In the mid 1970's I spent some time talking with the men who had worked in the pits at Poynton. It was forty years since the last pit had closed and the numbers were already dwindling. The tapes that I recorded at that time are not of a high technical quality as I only had a cheap borrowed cassette recorder and even cheaper tapes. They laid in a drawer until 2002 when I rediscovered them and transferred their contents to CD.
Some of the files are now available as streaming audio by clicking on the links below. Please remember that they were not recorded with any intention of broadcasting them, rather as an aid to my researches into the history of the collieries. It is only now, when most, if not all, the men who laboured underground have all gone that their value as a historic record has become apparent. I hope that you find them of interest. In order to hear the files you will require a player such as Wndows Media Player or equivalent.
Douglas Wainwright was apprenticed as an engineer at Poynton Collieries
in the 1920's and was responsible for maintaining the colliery engines and plant.
It was my intention to talk to Mr Wainwright again once I had developed my knowledge
of the collieries further and was in a position to ask some sensible detailed
questions, but sadly he died only a few weeks after I made these initial recordings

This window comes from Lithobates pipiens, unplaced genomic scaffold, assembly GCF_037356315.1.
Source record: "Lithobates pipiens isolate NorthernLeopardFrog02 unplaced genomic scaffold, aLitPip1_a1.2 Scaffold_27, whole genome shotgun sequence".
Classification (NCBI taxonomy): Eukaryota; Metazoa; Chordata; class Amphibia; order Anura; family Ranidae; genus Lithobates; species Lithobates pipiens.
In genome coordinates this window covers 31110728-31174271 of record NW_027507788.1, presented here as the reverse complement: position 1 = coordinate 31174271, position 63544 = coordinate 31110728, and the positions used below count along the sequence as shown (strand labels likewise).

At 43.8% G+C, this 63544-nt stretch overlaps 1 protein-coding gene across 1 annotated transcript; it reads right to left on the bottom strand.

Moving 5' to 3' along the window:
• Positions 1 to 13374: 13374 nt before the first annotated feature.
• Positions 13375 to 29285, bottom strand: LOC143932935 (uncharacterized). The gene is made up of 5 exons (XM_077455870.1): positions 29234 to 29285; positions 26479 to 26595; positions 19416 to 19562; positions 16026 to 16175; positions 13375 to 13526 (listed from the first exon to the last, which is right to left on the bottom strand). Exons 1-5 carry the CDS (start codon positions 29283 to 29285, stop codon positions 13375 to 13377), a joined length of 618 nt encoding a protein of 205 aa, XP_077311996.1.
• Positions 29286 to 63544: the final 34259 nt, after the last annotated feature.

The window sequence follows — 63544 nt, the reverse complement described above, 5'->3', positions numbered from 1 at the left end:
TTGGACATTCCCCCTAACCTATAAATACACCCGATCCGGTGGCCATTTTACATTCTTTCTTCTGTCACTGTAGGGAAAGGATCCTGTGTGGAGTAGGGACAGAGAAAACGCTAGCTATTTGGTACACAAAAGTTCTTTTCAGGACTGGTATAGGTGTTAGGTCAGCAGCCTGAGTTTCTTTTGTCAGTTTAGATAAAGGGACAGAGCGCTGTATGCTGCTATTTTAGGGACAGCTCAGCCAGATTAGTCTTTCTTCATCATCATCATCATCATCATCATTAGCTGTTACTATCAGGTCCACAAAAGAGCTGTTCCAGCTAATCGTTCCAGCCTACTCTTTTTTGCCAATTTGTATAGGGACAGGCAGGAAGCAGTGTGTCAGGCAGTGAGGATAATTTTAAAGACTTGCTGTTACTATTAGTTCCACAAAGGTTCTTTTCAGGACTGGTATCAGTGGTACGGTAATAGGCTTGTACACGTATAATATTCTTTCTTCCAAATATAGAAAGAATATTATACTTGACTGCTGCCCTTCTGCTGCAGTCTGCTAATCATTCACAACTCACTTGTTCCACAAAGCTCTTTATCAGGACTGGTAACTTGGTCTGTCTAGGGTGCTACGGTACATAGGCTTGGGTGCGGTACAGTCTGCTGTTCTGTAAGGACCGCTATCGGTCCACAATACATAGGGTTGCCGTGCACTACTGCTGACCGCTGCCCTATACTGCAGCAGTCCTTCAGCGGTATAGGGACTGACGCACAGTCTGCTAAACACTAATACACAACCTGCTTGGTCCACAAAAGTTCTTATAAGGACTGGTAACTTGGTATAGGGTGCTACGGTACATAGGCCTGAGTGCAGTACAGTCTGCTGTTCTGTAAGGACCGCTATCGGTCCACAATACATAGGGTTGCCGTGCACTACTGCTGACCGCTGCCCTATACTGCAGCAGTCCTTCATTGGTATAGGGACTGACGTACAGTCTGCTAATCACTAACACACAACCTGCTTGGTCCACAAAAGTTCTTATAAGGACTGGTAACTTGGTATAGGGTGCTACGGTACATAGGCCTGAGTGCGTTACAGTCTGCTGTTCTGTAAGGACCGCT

in the summer of 1975. He was also responsible for taking several photographs
of the collieries whilst they were operating and several of these can be found
on this website. The sound files run for around 5 minutes each and were recorded
in the order that they are presented here.
1. Starting at the pits, dirt tip ropeway, boilers
2. Boilers, pumps, Canal Pit, winding ropes
3. Electric power, Nelson Pit tramway, Oval Pit engine, Cornish pumping engine
4. Cornish pumping engine, Round Pit engine
5. Pumps, taking horses into the pit, coal cutters
6. Coal cutters, ventilation, runaway boiler truck
7. Runaway boiler truck, railway locos, workshops
Herbert Walton was born in 1892 and took a keen interest in the collieries
from an early age. He started work driving ponies in the Park Oval Pit in 1907
and progressed to face worker at the Lawrance Pit until it closed in 1935. When
I recorded him in 1975 he was able to recount the tales of men who had told
him of their experiences in the 1830's and 1840's including one man who had
watched the opening celebrations for the Macclesfield Canal in 1831. It appears
that Mr Walton's memories were quite accurate and where official records exist
they generally corroborate his memory of incidents. Sadly Mr Walton died a few
months after these recordings were made.
1. Early pits, children underground, Anson Pit
2. Ventilation, small pits at Adlington, opening of canal
3. Pits that he worked in, Quarry Pit, Lord and Lady Pits
4. Anson Pit, Oval Pit, working underground, jig brows (complicated description of how they operated)
5. Tramming and face working
6. Round Pit, ironstone, Arley mine, closure of Anson Pit, Nelson Pit tramway
7. Pay and strikes
8. Strikes, 1926 strike
9. Outputs, coal cutting, haulage and pumping engines
10. Canal Pit, canal transport, railway inclines operation, locomotives
11. Canal boats, run down of the collieries and closure
More files will follow as I find time to convert them for the website.
If you have enjoyed these sound files or have any comments or further information
Last updated 15.9.2002